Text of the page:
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Crow Douglas follows Otten into retirement


Veteran Crow Richard Douglas has announced his retirement ahead of his 246th game when Adelaide clashes with the Western Bulldogs on Sunday.

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Today’s news came two days after Andy Otten announced he was hanging up his boots at the end of the season.

Douglas, 32, has been with Adelaide for 14 years, after arriving from Victoria as pick No.16 in the 2005 National Draft.

He is one of only 16 Crows to reach 200 games, and ranks ninth on the club’s all-time games played list.

Douglas was Adelaide’s Club Champion in 2010 and runner-up in 2013, when he was also named in the extended All Australian squad.

Other achievements include multiple best team man awards and life membership, and playing in the 2011 International Rules Series.

“From a football perspective, there has been so many great times but it is the people and the lifelong friendships that are the real highlights,” Douglas said today.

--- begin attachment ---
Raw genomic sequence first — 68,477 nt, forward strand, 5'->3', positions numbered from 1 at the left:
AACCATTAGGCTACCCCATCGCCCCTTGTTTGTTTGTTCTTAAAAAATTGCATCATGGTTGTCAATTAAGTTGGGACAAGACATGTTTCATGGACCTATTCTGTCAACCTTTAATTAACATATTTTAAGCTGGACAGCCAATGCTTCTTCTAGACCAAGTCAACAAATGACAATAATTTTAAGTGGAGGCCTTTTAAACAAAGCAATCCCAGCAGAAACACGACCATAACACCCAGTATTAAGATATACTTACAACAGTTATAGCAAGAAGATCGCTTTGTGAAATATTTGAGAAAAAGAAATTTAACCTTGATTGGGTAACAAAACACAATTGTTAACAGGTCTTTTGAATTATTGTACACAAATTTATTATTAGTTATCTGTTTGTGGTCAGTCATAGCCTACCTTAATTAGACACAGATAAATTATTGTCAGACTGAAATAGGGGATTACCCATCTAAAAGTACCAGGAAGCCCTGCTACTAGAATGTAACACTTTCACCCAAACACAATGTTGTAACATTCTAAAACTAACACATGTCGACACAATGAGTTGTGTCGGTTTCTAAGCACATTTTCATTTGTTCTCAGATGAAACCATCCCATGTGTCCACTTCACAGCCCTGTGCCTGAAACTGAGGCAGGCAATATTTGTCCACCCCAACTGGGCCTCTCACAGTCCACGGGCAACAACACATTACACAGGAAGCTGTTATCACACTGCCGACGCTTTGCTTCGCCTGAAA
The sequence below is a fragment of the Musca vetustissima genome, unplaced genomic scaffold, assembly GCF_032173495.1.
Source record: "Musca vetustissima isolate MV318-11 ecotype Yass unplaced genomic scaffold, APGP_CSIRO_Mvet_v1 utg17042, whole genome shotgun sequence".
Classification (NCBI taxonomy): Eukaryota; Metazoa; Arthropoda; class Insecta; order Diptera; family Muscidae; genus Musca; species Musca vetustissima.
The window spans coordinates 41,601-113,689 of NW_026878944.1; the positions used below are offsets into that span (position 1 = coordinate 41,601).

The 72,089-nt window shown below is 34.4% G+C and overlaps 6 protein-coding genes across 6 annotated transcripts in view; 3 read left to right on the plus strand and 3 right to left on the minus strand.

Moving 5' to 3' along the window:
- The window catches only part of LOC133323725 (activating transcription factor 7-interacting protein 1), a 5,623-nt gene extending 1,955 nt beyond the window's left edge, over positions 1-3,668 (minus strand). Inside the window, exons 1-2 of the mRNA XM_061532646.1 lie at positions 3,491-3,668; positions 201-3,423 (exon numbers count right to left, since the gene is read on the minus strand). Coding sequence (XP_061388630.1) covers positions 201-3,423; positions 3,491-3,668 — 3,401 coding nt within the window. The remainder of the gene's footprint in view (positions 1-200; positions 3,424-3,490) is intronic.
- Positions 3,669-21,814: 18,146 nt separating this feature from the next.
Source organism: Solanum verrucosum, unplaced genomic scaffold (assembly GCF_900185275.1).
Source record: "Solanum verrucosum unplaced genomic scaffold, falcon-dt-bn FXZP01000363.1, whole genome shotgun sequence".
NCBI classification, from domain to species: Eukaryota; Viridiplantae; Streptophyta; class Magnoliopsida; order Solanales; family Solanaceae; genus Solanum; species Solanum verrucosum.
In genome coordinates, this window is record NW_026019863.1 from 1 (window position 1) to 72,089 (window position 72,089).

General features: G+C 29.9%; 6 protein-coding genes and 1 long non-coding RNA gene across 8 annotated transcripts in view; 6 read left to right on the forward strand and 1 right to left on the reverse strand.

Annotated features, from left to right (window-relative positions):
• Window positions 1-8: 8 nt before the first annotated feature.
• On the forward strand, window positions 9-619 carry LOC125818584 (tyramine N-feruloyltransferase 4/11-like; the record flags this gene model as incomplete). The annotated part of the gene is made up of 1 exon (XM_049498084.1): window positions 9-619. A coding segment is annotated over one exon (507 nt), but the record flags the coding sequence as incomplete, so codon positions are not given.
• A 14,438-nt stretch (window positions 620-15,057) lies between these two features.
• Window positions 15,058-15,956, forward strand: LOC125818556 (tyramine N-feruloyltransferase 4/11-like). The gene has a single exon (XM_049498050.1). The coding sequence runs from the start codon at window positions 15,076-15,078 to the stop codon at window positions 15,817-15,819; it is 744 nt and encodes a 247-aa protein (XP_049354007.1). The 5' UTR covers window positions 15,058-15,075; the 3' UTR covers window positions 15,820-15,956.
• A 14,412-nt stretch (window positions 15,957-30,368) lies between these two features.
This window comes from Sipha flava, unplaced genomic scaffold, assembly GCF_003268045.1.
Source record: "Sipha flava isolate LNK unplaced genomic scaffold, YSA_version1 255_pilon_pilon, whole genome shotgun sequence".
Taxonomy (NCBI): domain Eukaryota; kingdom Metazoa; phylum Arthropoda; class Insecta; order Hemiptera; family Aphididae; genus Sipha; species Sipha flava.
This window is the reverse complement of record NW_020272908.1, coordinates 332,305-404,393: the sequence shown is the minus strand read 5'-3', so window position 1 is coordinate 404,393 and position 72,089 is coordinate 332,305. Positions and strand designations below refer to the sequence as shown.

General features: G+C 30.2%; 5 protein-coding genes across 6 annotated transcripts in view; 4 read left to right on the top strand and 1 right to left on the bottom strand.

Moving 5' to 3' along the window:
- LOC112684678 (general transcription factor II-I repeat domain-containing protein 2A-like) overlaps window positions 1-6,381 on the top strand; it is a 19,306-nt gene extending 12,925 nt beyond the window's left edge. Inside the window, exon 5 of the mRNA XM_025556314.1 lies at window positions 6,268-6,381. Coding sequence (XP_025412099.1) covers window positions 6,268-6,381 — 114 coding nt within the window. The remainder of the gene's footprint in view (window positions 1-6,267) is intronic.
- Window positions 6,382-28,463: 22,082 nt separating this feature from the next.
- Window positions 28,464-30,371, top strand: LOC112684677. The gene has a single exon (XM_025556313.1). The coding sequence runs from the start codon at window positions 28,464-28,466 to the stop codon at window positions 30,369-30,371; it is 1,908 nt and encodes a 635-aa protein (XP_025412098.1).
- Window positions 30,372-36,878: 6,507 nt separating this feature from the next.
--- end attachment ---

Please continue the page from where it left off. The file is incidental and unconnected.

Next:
“I arrived at the club as a teenager and the many people past and present who make it such a special place have played a significant role in shaping the person I am today.

“I’ll miss the day-to-day things that come with being part of a professional footy environment but I am also excited about the next phase of my life.”

Adelaide’s Head of Football Brett Burton said Douglas would be remembered as one of the club’s most reliable performers.

“Richard is a class act both on and off the field and his achievements and longevity in the game are a testament to his talent, work ethic and willingness to put the team’s interests first,” he said.

“He has always shown genuine care for his team mates, coaches and staff and it is one of the many reasons why he is such a respected and popular figure in our club.”

Burton also this week paid tribute to Otten, retiring after 12 years and 109 games with Adelaide.

The 30-year-old was pick No.27 in the 2007 AFL Draft, and in 2009 was runner-up in the AFL Rising Star award.

But his playing career was hit by injury, and he underwent two knee reconstructions.

“My career has been more like a rollercoaster, with the ups and downs to match,” Otten said.

“I wouldn’t change any of it, because it’s made me the person I am today.”

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